Saturday, 9 May 2020

The Story of the Toad, the Squirrel and the Slow Worm

gunnera plant leaves

Struggling through Cornwall's jungle you never really know what you might encounter but, gulp, what is this creature heading our way? A prehistoric monster perhaps or maybe some sort of ancient crocodile? 

Big toad

Looking up at the tall leaves I imagined how we must have fallen into another dimension and been zoomed back in time.

Gunnera plant leaves

The creature continued in our direction wearing an ugly grin.


Great relief when we discovered it was only Mr. Toad. He had been shopping for insect larvae, spiders, slugs and worms. A tasty meal for him.


He hopped along and disappeared into the undergrowth.


As we wearily wandered home we saw a flash of a tail as we reached our front porch. But then all was silent. What did, whoever it was, want with us?

Squirrel's tail

I sat on a chair, looking out, while I took off my dirty shoes. Suddenly this little fellow was trying to get into the porch. 

Not sure what he wanted but he scratched on the window to try to enter. 

By the time I grabbed my camera I was too slow to get a good photo. The squirrel was persistent though. He kept running away and then jumping at the glass to get in. No idea why.

He wasn't the least bit bothered that I was clearly sitting close to the window. After several attempts he grumpily moved away and in a flash was gone.

Squirrel trying to get in window

A little later, as we had a refreshing cup of tea in the back garden and spotted a long slow worm (about 18"/ 50 cm) by our fence - but I didn't have a camera with me.

Slow worms (Anguis fragilis) are legless lizards but to me they are like snakes - and I don't like snakes!

I remember being in Morocco a while back and often in restaurants they would attempt to dangle a snake around your neck for some inexplicable reason. The way of nightmares!

Going back to the slow worm their breeding season starts in May and the males can get quite aggressive.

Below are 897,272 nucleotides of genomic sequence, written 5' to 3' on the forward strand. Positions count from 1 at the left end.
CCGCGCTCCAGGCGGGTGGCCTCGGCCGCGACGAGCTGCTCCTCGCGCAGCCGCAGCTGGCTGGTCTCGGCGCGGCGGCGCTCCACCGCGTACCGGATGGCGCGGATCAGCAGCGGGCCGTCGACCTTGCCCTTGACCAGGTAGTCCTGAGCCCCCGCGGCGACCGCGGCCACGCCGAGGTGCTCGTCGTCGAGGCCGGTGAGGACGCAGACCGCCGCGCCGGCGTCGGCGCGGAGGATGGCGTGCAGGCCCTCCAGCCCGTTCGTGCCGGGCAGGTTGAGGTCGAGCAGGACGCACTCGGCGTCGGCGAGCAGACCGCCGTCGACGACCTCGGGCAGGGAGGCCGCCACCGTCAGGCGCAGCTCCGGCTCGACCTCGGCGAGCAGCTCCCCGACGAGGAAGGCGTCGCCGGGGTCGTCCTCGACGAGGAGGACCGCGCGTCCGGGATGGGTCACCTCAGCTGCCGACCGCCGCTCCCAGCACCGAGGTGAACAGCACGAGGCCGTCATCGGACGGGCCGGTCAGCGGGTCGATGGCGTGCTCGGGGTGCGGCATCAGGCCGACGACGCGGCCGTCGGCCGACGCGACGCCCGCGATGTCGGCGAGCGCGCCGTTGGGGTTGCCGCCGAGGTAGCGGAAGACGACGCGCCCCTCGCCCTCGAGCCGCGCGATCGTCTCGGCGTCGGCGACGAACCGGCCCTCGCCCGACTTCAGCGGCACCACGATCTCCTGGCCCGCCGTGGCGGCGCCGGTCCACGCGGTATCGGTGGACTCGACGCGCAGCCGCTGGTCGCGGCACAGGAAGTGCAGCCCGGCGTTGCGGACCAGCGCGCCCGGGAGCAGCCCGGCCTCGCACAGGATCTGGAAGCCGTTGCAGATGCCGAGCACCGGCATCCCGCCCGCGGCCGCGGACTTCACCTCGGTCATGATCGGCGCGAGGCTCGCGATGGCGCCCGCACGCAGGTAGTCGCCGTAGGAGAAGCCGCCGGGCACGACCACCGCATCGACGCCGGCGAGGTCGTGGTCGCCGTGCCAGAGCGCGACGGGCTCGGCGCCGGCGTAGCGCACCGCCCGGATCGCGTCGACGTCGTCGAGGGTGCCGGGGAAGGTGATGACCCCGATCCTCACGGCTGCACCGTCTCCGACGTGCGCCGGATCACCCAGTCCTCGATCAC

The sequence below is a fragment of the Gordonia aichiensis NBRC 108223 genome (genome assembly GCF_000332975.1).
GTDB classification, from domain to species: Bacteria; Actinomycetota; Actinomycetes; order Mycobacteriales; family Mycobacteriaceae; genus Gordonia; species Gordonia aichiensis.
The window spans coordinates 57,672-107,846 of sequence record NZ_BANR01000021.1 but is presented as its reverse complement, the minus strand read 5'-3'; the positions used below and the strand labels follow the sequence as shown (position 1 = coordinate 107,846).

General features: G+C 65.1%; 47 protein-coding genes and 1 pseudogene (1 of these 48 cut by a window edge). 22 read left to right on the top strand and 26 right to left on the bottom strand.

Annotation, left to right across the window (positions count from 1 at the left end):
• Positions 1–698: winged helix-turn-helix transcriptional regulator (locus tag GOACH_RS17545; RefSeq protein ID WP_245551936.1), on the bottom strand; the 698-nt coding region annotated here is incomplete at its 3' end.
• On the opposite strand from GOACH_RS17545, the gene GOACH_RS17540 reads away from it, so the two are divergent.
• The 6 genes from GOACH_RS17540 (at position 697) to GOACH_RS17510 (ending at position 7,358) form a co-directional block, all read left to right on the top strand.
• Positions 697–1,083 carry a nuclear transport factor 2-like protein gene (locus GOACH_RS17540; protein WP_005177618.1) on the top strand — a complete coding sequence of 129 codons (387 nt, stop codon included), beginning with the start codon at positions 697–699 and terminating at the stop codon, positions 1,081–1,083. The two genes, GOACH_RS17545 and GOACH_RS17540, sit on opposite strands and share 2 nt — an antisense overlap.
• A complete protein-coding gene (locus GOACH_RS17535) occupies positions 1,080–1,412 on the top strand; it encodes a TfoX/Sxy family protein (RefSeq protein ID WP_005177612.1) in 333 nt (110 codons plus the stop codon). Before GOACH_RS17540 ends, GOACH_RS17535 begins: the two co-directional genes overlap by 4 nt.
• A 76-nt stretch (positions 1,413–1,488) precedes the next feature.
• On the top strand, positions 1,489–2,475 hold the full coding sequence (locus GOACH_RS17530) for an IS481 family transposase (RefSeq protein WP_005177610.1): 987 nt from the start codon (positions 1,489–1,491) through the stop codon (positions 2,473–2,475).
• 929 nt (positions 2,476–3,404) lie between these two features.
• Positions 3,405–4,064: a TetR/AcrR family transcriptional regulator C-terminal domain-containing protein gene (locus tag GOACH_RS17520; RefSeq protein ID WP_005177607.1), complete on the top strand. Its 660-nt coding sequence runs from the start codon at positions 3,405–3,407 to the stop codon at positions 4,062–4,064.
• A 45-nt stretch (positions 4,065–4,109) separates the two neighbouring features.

In the UK slow worms are protected under the Wildlife and Countryside Act, 1981so it is an offence to kill, injure or sell them.

All in all it made the day interesting - you never know what you might see in life.

Have a lovely day and stay safe.

Update : See photo below another slow worm in our garden, though smaller than the one we saw originally.


  1. A very interesting wildlife walk, I've never seen a Slow Worm. We had a slug & snail problem in our garden until some frogs found their way in several years ago. They've stayed, we saw one on our patio a couple of nights ago, and now slugs & snails are very rare in our garden. We seem to have plenty of empty snail shells and I think the Blackbirds are joining in too.
    I have to read my comments through as "predictive text" often tries to help! This time it had changed snail to email, and it's just done it again! 😠

    1. Thanks David. It's strange about the slow worm. It was the first one we had seen for about 40 years - but, since then, we have seen two more in our garden in two days, though not quite as big as the one we originally saw. We do get slugs unfortunately.

      I'm wondering what Boris will offer in his speech tonight.

    2. David, I have added a photo of the latest Slow Worm to the post.

  2. Well, I have never heard of a slow worm and so I have learned something new. We have plenty of snakes here, and I don’t mind them as long as I know where they are. I prefer to call your slow worms legless lizards because the name alone is strange since all worms are slow! Slugs are destructive to our plants but they are easily removed by setting out a saucer of beer. In spite of it all, what a great post! I bet your grandson would enjoy this one a lot!

    1. Luckily we rarely see a snake and if we do it is usually just a grass snake. There are also adders but I have never seen one.
      You are right Ann, I was thinking of my grandson when I was writing this post. Sadly have only been able to see him on FaceTime recently
      Thanks, I'll try your tip with the slugs..



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